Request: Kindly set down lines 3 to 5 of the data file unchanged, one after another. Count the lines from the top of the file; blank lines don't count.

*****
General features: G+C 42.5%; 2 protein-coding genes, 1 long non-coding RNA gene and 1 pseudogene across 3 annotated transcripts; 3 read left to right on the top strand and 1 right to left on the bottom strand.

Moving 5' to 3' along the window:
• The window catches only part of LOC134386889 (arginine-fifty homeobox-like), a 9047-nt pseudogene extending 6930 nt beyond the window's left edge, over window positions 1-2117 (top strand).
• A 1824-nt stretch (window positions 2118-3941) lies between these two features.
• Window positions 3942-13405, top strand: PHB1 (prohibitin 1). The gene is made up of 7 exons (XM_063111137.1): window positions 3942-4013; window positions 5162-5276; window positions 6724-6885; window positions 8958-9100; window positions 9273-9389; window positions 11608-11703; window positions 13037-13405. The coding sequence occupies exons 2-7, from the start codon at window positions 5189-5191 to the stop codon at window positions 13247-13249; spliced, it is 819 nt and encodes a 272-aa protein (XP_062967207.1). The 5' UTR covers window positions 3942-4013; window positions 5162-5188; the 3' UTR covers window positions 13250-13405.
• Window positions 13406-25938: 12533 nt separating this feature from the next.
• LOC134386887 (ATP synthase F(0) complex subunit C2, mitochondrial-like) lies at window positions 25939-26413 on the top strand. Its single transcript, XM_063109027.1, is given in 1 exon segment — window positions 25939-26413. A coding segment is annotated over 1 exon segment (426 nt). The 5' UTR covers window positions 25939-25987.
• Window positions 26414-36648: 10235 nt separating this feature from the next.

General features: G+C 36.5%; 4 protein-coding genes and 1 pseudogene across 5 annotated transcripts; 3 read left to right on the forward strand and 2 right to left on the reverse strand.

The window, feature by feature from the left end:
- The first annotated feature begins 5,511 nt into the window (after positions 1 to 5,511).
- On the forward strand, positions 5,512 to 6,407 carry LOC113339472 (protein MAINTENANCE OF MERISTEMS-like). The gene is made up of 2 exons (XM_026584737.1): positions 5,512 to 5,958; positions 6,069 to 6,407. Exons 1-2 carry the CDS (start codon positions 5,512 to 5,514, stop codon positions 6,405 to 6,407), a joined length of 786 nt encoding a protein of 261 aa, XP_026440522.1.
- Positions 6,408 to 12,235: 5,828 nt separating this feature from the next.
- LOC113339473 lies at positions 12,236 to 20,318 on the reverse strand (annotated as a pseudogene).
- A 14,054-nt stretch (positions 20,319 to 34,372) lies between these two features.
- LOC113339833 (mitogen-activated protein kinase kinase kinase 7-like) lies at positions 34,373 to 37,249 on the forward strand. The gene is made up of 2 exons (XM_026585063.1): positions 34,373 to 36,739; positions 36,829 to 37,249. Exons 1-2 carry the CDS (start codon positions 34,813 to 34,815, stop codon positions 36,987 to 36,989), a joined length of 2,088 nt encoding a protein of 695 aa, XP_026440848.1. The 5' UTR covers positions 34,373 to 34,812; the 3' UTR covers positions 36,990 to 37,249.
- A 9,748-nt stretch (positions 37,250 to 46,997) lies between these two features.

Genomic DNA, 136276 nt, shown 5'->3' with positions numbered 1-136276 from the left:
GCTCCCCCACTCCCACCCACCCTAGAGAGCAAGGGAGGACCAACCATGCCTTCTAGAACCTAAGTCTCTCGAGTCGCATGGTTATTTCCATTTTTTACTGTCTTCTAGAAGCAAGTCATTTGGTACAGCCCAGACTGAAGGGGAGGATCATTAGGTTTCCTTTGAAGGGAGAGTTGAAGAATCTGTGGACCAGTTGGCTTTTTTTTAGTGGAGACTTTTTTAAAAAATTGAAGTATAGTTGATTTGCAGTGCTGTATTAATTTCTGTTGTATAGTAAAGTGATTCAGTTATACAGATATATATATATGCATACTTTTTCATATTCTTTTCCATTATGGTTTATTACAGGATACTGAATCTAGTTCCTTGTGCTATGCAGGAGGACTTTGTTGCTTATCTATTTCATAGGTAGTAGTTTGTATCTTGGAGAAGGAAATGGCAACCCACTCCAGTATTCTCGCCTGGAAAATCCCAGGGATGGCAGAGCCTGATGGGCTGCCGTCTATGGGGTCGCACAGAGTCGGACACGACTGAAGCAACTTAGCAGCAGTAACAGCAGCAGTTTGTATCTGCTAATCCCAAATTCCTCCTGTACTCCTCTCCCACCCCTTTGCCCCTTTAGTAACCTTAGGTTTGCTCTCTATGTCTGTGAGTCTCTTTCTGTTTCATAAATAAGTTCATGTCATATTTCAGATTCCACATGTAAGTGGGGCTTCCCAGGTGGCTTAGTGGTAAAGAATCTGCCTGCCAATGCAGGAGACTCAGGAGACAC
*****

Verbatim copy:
• The window catches only part of LOC134386889 (arginine-fifty homeobox-like), a 9047-nt pseudogene extending 6930 nt beyond the window's left edge, over window positions 1-2117 (top strand).
• A 1824-nt stretch (window positions 2118-3941) lies between these two features.
• Window positions 3942-13405, top strand: PHB1 (prohibitin 1). The gene is made up of 7 exons (XM_063111137.1): window positions 3942-4013; window positions 5162-5276; window positions 6724-6885; window positions 8958-9100; window positions 9273-9389; window positions 11608-11703; window positions 13037-13405. The coding sequence occupies exons 2-7, from the start codon at window positions 5189-5191 to the stop codon at window positions 13247-13249; spliced, it is 819 nt and encodes a 272-aa protein (XP_062967207.1). The 5' UTR covers window positions 3942-4013; window positions 5162-5188; the 3' UTR covers window positions 13250-13405.